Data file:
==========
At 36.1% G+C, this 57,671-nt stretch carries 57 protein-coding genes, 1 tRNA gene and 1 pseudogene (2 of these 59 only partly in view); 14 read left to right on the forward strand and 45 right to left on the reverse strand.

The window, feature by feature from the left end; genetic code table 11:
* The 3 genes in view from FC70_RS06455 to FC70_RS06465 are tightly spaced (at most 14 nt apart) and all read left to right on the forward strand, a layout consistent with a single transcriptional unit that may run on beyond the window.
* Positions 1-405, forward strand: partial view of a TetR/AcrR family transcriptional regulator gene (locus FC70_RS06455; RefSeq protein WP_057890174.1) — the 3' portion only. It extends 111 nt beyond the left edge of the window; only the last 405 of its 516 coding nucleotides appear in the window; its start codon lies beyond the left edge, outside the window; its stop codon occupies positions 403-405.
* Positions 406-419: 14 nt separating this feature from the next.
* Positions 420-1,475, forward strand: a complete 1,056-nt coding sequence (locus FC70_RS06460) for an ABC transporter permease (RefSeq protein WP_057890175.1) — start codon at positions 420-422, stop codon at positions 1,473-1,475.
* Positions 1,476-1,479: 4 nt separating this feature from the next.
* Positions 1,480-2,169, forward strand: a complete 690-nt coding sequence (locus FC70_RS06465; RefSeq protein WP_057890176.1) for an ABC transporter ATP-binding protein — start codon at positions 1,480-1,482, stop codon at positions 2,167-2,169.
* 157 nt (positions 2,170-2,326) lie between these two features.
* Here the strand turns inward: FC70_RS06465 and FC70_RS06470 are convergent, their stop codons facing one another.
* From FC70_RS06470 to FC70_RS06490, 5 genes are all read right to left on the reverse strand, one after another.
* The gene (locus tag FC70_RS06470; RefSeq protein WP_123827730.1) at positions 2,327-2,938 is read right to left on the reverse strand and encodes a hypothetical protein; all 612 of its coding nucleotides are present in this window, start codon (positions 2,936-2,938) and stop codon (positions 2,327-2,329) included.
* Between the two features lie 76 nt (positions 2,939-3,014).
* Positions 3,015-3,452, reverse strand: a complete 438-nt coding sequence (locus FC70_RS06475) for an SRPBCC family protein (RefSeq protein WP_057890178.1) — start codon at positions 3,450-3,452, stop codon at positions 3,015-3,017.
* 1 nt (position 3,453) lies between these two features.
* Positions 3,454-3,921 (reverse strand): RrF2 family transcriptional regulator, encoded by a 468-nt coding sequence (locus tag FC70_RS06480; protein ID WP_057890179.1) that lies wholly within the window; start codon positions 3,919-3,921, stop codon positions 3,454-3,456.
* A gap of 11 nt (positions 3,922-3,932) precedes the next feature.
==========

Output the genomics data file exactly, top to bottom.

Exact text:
At 36.1% G+C, this 57,671-nt stretch carries 57 protein-coding genes, 1 tRNA gene and 1 pseudogene (2 of these 59 only partly in view); 14 read left to right on the forward strand and 45 right to left on the reverse strand.

The window, feature by feature from the left end; genetic code table 11:
* The 3 genes in view from FC70_RS06455 to FC70_RS06465 are tightly spaced (at most 14 nt apart) and all read left to right on the forward strand, a layout consistent with a single transcriptional unit that may run on beyond the window.
* Positions 1-405, forward strand: partial view of a TetR/AcrR family transcriptional regulator gene (locus FC70_RS06455; RefSeq protein WP_057890174.1) — the 3' portion only. It extends 111 nt beyond the left edge of the window; only the last 405 of its 516 coding nucleotides appear in the window; its start codon lies beyond the left edge, outside the window; its stop codon occupies positions 403-405.
* Positions 406-419: 14 nt separating this feature from the next.
* Positions 420-1,475, forward strand: a complete 1,056-nt coding sequence (locus FC70_RS06460) for an ABC transporter permease (RefSeq protein WP_057890175.1) — start codon at positions 420-422, stop codon at positions 1,473-1,475.
* Positions 1,476-1,479: 4 nt separating this feature from the next.
* Positions 1,480-2,169, forward strand: a complete 690-nt coding sequence (locus FC70_RS06465; RefSeq protein WP_057890176.1) for an ABC transporter ATP-binding protein — start codon at positions 1,480-1,482, stop codon at positions 2,167-2,169.
* 157 nt (positions 2,170-2,326) lie between these two features.
* Here the strand turns inward: FC70_RS06465 and FC70_RS06470 are convergent, their stop codons facing one another.
* From FC70_RS06470 to FC70_RS06490, 5 genes are all read right to left on the reverse strand, one after another.
* The gene (locus tag FC70_RS06470; RefSeq protein WP_123827730.1) at positions 2,327-2,938 is read right to left on the reverse strand and encodes a hypothetical protein; all 612 of its coding nucleotides are present in this window, start codon (positions 2,936-2,938) and stop codon (positions 2,327-2,329) included.
* Between the two features lie 76 nt (positions 2,939-3,014).
* Positions 3,015-3,452, reverse strand: a complete 438-nt coding sequence (locus FC70_RS06475) for an SRPBCC family protein (RefSeq protein WP_057890178.1) — start codon at positions 3,450-3,452, stop codon at positions 3,015-3,017.
* 1 nt (position 3,453) lies between these two features.
* Positions 3,454-3,921 (reverse strand): RrF2 family transcriptional regulator, encoded by a 468-nt coding sequence (locus tag FC70_RS06480; protein ID WP_057890179.1) that lies wholly within the window; start codon positions 3,919-3,921, stop codon positions 3,454-3,456.
* A gap of 11 nt (positions 3,922-3,932) precedes the next feature.